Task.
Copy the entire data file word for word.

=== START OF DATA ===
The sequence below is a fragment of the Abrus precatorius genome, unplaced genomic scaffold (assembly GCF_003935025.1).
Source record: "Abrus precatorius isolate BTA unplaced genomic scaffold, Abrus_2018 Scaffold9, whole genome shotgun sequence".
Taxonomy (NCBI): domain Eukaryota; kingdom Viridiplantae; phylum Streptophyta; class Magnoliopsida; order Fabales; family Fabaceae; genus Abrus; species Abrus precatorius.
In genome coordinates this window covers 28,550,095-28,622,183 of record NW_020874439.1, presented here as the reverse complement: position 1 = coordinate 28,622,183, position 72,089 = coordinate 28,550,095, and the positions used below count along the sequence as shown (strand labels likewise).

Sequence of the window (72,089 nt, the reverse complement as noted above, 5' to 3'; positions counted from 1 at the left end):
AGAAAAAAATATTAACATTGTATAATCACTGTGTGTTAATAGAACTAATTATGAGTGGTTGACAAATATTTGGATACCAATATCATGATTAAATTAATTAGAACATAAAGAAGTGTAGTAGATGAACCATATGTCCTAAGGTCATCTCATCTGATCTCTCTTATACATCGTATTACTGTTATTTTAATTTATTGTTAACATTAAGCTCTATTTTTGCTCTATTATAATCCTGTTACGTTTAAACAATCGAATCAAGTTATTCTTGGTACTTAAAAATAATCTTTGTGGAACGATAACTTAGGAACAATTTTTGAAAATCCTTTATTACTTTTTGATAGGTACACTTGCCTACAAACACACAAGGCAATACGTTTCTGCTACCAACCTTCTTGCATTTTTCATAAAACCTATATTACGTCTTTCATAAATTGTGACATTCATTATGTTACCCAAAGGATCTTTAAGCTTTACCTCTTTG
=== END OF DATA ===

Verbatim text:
The sequence below is a fragment of the Abrus precatorius genome, unplaced genomic scaffold (assembly GCF_003935025.1).
Source record: "Abrus precatorius isolate BTA unplaced genomic scaffold, Abrus_2018 Scaffold9, whole genome shotgun sequence".
Taxonomy (NCBI): domain Eukaryota; kingdom Viridiplantae; phylum Streptophyta; class Magnoliopsida; order Fabales; family Fabaceae; genus Abrus; species Abrus precatorius.
In genome coordinates this window covers 28,550,095-28,622,183 of record NW_020874439.1, presented here as the reverse complement: position 1 = coordinate 28,622,183, position 72,089 = coordinate 28,550,095, and the positions used below count along the sequence as shown (strand labels likewise).

Sequence of the window (72,089 nt, the reverse complement as noted above, 5' to 3'; positions counted from 1 at the left end):
AGAAAAAAATATTAACATTGTATAATCACTGTGTGTTAATAGAACTAATTATGAGTGGTTGACAAATATTTGGATACCAATATCATGATTAAATTAATTAGAACATAAAGAAGTGTAGTAGATGAACCATATGTCCTAAGGTCATCTCATCTGATCTCTCTTATACATCGTATTACTGTTATTTTAATTTATTGTTAACATTAAGCTCTATTTTTGCTCTATTATAATCCTGTTACGTTTAAACAATCGAATCAAGTTATTCTTGGTACTTAAAAATAATCTTTGTGGAACGATAACTTAGGAACAATTTTTGAAAATCCTTTATTACTTTTTGATAGGTACACTTGCCTACAAACACACAAGGCAATACGTTTCTGCTACCAACCTTCTTGCATTTTTCATAAAACCTATATTACGTCTTTCATAAATTGTGACATTCATTATGTTACCCAAAGGATCTTTAAGCTTTACCTCTTTG